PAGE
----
Comeback Cities: A Blueprint For Urban Neighborhood Revival

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Basic Books, Dec 18, 2001 - Social Science - 285 pages
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Comeback Cities shows how innovative, pragmatic tactics for ameliorating the nation's urban ills have produced results beyond anyone's expectations, reawakening America's toughest neighborhoods. In the past, big government and business working separately were unable to solve the inner city crisis. Today, a blend of public-private partnerships, grassroots nonprofit organizations, and a willingness to experiment characterize what is best among the new approaches to urban problem solving. Pragmatism, not dogma, has produced the charter-school movement and the police's new focus on “quality of life” issues. The new breed of big city mayors has welcomed business back into the city, stressed performance and results at city agencies, downplayed divisive racial politics, and cracked down on symptoms of social disorder. As a consequence, America's inner cities are becoming vital communities once again.

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LibraryThing Review

User Review  - jonerthon - LibraryThing

A solid chronicle of what local governments, nonprofits, and (especially) residents were doing to try to keep urban neighborhoods viable in the 1990s. This had a heavy emphasis on undoing bad policy ... Read full review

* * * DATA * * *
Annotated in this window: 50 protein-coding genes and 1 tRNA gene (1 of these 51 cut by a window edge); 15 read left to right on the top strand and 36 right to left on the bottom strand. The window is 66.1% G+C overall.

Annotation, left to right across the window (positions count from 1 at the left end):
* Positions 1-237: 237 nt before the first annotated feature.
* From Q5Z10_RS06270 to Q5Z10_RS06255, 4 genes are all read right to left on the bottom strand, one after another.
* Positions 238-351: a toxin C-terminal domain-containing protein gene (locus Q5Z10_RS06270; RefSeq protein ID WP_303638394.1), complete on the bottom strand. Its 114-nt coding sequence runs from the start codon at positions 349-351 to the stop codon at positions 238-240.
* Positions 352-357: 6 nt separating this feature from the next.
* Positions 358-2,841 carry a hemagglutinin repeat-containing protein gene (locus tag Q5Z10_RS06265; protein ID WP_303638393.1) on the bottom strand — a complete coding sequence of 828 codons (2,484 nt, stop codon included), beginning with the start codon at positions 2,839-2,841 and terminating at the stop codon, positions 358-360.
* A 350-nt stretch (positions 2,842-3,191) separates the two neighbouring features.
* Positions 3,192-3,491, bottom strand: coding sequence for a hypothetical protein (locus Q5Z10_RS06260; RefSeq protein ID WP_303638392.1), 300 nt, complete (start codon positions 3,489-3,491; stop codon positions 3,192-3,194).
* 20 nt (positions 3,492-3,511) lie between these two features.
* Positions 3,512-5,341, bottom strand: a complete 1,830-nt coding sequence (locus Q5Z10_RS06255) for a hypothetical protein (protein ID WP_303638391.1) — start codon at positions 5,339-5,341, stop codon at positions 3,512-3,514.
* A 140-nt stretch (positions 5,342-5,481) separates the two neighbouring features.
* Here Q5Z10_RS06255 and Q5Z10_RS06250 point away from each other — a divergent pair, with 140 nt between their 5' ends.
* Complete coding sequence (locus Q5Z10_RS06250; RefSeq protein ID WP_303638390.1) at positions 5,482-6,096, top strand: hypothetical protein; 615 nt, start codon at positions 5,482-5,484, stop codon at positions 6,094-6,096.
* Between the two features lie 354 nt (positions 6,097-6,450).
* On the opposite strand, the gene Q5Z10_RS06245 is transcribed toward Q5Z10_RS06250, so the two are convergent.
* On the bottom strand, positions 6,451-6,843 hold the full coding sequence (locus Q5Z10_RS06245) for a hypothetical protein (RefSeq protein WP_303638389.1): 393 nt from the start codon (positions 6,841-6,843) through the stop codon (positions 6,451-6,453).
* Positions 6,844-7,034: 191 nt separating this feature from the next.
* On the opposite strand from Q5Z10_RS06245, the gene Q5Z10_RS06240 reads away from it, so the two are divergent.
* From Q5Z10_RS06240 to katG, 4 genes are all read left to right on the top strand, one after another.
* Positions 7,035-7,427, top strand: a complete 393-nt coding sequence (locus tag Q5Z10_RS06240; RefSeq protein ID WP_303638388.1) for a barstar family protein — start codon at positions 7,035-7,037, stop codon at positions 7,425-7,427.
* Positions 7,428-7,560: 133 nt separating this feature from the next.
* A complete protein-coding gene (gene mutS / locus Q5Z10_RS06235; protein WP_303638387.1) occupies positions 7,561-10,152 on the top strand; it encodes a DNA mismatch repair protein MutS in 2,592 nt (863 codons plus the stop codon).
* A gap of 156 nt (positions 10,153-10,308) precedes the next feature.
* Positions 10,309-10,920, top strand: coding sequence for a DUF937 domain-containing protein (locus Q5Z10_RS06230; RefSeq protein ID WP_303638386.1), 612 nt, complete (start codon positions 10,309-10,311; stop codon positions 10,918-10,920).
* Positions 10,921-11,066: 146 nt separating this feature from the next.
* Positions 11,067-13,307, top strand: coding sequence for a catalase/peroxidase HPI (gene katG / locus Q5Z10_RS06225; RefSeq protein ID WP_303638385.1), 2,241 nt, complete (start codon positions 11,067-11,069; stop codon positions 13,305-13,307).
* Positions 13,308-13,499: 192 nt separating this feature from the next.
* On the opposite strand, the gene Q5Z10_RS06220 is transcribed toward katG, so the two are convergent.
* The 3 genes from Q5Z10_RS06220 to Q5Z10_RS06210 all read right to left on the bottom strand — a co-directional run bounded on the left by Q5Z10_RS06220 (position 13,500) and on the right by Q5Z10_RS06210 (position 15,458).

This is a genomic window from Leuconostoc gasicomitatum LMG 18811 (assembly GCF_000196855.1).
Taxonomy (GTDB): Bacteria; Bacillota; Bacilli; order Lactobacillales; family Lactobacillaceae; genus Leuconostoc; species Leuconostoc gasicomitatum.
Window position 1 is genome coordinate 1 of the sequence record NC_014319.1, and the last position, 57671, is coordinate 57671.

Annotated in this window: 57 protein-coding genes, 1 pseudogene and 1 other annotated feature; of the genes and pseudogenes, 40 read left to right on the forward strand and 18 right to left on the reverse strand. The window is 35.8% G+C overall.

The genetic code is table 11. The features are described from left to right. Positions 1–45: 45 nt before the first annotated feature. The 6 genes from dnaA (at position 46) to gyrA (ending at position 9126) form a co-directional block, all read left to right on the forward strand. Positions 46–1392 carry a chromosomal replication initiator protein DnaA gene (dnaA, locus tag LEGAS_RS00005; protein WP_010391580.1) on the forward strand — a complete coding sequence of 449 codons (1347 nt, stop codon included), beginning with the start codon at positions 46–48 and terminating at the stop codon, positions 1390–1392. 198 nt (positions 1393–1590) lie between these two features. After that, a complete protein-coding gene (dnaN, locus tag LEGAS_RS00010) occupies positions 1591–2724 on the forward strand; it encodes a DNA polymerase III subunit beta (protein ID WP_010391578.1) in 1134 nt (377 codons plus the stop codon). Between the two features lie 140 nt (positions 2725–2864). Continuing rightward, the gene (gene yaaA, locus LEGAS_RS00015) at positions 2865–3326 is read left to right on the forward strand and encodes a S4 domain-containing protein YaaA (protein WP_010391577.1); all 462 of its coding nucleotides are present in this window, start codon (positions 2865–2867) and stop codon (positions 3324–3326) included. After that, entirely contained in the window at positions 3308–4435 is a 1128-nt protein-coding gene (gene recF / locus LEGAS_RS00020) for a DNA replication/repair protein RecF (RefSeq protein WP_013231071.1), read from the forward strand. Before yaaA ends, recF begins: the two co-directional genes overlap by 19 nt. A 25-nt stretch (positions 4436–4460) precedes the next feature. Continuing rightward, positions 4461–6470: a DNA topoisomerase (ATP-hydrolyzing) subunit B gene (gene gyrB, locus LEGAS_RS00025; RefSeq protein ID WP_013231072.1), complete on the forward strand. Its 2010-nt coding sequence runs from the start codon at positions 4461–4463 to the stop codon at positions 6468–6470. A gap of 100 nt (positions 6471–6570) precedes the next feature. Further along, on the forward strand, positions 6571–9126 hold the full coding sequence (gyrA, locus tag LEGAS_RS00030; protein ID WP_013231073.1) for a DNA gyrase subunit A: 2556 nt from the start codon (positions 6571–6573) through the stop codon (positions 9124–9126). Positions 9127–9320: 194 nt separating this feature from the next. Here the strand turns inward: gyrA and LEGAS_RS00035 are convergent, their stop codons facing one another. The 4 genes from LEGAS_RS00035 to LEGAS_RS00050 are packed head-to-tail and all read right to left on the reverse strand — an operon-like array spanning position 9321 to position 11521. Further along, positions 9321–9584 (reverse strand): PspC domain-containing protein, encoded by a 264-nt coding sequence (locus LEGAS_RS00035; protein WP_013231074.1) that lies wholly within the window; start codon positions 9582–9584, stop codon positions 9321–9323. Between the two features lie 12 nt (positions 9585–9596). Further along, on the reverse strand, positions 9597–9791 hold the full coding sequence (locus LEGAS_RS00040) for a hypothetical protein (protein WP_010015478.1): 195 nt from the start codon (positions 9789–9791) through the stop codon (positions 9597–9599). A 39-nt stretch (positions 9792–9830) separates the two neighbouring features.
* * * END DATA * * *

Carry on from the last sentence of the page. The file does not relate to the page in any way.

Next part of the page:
COMEBACK CITIES: A Blueprint for Urban Neighborhood Revival

User Review  - Kirkus

Two urban-renewal experts assess what has and has not worked to resuscitate America's decaying inner cities.Big government's wars on poverty have failed to rescue our physically rotting, industrially ... Read full review


The Case for a Turnaround
The Grassroots Revival
Emerging Markets
Public Order
Deregulating the City
Seizing the Moment
Note on Sources

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About the author (2001)

Paul Grogan has been a leader in revitalizing America's cities for over twenty years. He has directed a number of major nonprofits that channel funds to grassroots, inner-city community groups. He now serves as President of The Boston Foundation.

A former associate editor of the Miami Herald, Tony Proscio is a consultant to foundations and civic organizations and a freelance writer on urban affairs. He lives in Brooklyn, New York.

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